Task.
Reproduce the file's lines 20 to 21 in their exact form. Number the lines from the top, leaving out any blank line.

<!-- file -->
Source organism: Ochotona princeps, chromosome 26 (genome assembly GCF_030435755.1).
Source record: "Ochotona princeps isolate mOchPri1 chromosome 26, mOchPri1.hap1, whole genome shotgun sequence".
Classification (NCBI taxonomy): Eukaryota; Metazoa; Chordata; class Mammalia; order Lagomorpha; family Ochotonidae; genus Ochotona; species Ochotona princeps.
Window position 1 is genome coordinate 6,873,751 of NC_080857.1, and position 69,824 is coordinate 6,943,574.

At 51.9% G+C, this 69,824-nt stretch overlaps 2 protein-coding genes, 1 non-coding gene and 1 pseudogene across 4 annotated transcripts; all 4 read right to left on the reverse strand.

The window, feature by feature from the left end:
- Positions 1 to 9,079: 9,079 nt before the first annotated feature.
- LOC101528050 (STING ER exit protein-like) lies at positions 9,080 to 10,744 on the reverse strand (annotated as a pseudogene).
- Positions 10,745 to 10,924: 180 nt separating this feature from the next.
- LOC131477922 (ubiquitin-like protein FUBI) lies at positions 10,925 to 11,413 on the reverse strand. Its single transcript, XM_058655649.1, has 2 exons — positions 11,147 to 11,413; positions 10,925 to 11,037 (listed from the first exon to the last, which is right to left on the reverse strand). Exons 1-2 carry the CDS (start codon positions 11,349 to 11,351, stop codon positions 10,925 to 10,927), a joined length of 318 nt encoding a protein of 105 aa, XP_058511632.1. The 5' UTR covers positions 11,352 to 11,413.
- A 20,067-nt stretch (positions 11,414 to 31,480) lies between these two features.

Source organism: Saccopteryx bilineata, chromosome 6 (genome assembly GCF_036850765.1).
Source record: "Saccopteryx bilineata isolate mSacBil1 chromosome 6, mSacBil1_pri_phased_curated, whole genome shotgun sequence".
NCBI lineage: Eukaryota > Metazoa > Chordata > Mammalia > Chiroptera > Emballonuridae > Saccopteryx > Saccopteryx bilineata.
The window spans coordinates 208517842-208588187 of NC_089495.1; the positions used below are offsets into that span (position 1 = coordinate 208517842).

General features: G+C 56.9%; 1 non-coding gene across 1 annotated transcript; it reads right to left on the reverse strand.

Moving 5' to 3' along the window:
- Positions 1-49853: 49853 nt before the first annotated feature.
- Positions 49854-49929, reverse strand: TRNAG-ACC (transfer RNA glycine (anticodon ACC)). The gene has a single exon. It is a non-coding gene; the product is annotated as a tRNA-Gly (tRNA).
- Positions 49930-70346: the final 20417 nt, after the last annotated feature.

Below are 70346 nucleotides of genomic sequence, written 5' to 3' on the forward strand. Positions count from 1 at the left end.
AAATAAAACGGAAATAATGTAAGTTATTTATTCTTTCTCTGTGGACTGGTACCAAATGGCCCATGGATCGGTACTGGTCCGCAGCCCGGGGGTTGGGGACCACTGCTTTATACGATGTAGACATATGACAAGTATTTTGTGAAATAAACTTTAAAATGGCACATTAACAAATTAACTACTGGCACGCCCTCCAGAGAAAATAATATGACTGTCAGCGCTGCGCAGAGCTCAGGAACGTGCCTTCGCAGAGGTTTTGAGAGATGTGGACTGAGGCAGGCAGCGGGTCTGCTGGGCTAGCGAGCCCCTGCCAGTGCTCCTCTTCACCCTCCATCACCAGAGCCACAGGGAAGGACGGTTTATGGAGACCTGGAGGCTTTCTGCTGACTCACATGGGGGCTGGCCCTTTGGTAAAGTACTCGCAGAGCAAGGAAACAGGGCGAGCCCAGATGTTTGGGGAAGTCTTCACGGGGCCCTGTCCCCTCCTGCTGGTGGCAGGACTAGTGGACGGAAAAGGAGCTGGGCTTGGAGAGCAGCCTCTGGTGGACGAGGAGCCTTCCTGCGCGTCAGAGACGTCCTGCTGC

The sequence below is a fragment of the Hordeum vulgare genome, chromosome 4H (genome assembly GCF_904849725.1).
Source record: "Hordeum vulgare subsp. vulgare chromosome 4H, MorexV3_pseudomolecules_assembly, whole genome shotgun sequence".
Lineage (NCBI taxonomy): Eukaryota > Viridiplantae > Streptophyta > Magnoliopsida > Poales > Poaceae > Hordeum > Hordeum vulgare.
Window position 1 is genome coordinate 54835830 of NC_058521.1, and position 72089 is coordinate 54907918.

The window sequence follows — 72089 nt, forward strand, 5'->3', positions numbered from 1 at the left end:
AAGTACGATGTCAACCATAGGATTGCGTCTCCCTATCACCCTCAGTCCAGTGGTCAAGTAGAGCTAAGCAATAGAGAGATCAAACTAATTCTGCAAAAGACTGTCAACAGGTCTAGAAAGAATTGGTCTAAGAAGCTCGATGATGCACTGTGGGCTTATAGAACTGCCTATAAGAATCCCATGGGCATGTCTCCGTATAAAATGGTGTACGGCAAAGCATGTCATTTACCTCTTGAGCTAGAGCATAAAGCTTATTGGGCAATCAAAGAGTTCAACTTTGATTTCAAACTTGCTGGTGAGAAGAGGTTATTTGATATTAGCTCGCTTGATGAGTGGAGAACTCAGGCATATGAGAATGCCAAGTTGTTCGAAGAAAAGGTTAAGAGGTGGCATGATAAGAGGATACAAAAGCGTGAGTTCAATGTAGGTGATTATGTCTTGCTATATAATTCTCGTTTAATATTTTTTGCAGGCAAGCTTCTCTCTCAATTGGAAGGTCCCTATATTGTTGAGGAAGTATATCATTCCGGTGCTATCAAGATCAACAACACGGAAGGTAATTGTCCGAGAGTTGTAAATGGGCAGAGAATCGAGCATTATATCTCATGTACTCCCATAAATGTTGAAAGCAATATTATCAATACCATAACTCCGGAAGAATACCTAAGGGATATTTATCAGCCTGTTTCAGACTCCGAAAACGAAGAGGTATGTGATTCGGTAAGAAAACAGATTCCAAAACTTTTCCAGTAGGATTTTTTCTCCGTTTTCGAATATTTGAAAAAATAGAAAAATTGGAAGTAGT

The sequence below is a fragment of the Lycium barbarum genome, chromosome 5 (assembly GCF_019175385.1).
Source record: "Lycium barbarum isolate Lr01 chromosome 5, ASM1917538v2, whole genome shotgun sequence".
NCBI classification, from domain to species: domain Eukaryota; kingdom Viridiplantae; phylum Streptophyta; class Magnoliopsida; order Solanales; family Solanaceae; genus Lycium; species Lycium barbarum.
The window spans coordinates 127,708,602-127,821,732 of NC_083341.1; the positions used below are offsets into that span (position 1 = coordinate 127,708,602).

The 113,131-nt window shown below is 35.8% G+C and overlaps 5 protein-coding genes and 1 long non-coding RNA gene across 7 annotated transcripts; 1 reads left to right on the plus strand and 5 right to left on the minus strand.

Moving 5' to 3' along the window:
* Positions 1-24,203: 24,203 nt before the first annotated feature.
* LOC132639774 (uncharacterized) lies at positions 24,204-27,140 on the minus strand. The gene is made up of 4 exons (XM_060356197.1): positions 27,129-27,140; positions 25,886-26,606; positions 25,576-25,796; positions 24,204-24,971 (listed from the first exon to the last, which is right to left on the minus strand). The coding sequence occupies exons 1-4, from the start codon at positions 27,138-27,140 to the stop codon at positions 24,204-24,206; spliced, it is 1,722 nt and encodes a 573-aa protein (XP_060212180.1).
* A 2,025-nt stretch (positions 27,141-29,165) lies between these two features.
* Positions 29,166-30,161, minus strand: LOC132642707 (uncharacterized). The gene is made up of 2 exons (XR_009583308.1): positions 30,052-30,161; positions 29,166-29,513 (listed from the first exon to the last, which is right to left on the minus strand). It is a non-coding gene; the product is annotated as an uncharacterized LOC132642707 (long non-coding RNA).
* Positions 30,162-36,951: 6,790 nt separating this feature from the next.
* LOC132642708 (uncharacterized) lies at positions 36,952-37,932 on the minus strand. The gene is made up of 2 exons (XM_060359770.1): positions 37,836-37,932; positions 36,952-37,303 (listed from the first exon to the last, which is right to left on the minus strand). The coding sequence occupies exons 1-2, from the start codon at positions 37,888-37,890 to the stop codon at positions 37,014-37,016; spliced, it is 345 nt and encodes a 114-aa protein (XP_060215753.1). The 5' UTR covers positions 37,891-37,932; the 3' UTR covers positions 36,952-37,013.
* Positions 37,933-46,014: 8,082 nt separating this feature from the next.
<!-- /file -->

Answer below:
- Positions 49930-70346: the final 20417 nt, after the last annotated feature.

Below are 70346 nucleotides of genomic sequence, written 5' to 3' on the forward strand. Positions count from 1 at the left end.